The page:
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NICU – Neonatal Intensive Care Unit

Walking into the NICU the very first time is like walking into a totally different world. This is a world that most people never imagine exists. The world of tiny tiny babies attached to big machines, which help keep them alive. It’s a world of tears and triumphs. This one is just beginning his struggle for life born too many weeks early. This little miracle is rooming in with mum tonight after 110 days in the nurseries; she is ready to finally go home. And there is always the chance that one of these little fighters won’t make that final trip home. Our angel babies, those born too early, too small or too sick to survive. It truly is a different world.

Hopefully you will have the opportunity before your baby is born to be shown into this world. If you are lucky enough to have some warning that your precious one will come into this world early. But for most of us we head into this world to visit our newborn baby. She may be only hours old or maybe it’s been a couple of days since he was born but you have been in another hospital or too ill to make the journey.

The first time you step into a NICU you will probably be overwhelmed by the unit. The first real glimpses of your baby, so small and so fragile looking attached to monitors and machines that far outsize him. My first visit with Sarah was 14 hours after she was born; I was wheeled hospital bed and all into the NICU. I remember just staring at this tiny thing inside the isolet and praying that she would survive. I was stunned that this tiny little thing was my daughter. And around us the monitors would beep and buzz and alarms would go off.

Just remember this is your baby. Ask any and all the questions you can think of. Ask what each piece of machinery does. What is this drip, what is that drip for. Ask for explanations about your baby’s charts. Ask and learn about this New World. Learn how to do the little things for your baby. Even if it is only holding the feeding tube while the milk runs into you baby’s stomach. Take on the role of doing the cares- changing the nappy, wiping their eyes and mouth. Learn how to position your baby. Ask if your hospital allows Kangaroo cares for babies the size of yours. Just spend time with your baby. Remember to take notes, How much you baby weighs, how much she is milk she is taking, what it felt like to hold him for the first time. Check out our creating the memory page for some ideas.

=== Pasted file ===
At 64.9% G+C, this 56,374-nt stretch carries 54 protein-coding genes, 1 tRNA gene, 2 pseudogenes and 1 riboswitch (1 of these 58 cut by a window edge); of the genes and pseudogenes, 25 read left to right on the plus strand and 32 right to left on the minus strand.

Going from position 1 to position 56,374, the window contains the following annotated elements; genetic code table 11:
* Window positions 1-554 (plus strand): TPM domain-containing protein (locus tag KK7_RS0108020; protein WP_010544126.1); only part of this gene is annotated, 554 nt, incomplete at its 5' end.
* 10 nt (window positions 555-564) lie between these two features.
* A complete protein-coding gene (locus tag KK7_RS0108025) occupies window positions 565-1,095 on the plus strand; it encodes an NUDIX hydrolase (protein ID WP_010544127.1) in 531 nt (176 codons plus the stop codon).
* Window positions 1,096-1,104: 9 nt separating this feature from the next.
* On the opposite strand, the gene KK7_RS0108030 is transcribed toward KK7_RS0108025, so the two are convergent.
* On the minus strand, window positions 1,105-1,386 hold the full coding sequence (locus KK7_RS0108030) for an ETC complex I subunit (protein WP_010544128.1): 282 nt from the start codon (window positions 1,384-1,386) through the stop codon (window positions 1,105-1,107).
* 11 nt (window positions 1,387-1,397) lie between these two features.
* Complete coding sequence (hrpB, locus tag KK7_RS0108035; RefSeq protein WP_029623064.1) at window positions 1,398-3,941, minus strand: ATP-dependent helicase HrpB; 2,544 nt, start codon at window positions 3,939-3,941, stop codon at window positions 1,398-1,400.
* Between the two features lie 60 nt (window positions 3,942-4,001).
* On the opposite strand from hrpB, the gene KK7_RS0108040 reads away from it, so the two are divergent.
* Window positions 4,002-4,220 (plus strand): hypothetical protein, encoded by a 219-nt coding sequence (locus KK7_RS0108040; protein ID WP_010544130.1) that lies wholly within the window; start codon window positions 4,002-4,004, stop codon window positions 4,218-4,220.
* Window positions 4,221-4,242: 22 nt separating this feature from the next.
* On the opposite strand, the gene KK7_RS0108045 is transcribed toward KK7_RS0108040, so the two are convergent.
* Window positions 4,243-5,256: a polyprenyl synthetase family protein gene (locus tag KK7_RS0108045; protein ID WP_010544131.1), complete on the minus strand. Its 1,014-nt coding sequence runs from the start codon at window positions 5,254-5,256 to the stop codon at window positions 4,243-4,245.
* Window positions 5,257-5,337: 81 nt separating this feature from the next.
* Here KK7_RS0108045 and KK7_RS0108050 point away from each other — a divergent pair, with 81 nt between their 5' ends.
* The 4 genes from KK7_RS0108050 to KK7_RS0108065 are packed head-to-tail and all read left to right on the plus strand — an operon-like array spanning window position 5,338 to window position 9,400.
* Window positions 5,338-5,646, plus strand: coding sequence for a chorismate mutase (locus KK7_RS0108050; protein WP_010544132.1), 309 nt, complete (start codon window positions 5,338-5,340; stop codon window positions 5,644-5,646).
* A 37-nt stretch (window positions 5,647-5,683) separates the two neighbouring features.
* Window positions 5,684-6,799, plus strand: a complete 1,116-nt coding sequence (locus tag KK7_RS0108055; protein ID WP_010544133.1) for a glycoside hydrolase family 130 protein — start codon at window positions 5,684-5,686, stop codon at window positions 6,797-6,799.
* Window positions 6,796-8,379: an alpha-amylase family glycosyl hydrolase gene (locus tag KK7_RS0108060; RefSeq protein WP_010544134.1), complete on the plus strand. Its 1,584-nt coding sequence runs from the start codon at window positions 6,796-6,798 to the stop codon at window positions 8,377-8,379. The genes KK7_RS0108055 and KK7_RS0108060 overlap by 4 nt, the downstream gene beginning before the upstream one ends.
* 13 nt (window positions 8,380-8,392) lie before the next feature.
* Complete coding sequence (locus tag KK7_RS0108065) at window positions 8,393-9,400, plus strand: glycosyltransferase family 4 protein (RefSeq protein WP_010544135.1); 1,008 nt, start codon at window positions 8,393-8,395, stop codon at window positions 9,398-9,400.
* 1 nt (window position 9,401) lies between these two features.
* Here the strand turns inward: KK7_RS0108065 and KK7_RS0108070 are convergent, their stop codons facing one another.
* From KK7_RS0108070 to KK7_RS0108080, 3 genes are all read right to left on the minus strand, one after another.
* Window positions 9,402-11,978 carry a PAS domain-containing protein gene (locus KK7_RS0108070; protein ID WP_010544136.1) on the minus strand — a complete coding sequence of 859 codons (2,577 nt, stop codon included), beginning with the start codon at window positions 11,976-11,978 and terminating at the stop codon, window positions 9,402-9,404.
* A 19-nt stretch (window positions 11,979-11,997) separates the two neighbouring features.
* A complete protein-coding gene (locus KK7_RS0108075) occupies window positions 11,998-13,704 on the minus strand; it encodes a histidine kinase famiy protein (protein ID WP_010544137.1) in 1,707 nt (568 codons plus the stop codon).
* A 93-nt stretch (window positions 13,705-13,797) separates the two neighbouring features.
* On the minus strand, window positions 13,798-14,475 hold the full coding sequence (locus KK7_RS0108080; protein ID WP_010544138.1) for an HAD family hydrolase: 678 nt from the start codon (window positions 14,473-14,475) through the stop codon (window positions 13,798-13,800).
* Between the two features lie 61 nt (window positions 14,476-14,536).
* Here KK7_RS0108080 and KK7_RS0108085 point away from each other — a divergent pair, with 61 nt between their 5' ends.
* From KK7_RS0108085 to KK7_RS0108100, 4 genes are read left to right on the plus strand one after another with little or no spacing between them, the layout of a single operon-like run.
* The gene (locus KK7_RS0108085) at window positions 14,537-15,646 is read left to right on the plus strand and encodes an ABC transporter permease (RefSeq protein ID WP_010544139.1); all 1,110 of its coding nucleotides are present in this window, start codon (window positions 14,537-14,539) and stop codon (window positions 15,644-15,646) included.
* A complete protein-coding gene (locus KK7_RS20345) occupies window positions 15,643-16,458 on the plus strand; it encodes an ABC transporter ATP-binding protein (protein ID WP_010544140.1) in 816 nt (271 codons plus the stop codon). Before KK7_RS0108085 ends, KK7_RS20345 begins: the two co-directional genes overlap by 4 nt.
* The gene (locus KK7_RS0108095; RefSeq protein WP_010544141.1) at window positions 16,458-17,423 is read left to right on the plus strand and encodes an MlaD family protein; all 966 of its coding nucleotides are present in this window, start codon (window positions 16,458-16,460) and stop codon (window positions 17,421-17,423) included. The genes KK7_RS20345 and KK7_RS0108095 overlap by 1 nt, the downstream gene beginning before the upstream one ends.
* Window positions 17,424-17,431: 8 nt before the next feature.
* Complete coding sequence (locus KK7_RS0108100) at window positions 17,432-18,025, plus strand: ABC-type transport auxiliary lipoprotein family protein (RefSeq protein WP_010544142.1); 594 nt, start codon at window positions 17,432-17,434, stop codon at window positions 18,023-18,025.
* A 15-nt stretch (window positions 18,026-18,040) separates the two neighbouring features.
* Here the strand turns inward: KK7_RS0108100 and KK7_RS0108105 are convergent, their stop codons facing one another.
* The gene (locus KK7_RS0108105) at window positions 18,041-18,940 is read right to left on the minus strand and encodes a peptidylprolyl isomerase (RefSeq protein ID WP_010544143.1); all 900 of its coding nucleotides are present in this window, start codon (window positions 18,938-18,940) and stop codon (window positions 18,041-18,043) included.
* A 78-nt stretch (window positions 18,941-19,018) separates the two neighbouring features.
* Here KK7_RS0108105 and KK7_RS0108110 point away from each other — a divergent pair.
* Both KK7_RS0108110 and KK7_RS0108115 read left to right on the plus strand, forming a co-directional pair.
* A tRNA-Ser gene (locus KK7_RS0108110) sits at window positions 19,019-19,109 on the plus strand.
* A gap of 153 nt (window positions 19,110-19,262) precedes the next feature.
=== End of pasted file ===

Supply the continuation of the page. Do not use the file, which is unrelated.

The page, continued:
Take lots of photos. Your baby is changing every day. And photos although hard to look at first allow you to look back and be amazed at how far he has come. And in years to come, she can understand just how small she was. Have a look at our Photo Suggestions Page. Use of Digital Camera’s make taking photos of our little ones so easy. Remember the memories that you capture are priceless.

The other pages in this section will help you to understand some of the things and people you will encounter in the NICU and Special Care Nursery.

The primary aim of PIPA is to provide practical and emotional support to the parents and families of premature infants. However we do not offer professional advice. We are parents of preterm baby’s and not medical staff. We do offer understanding, support, encouragement and friendship.

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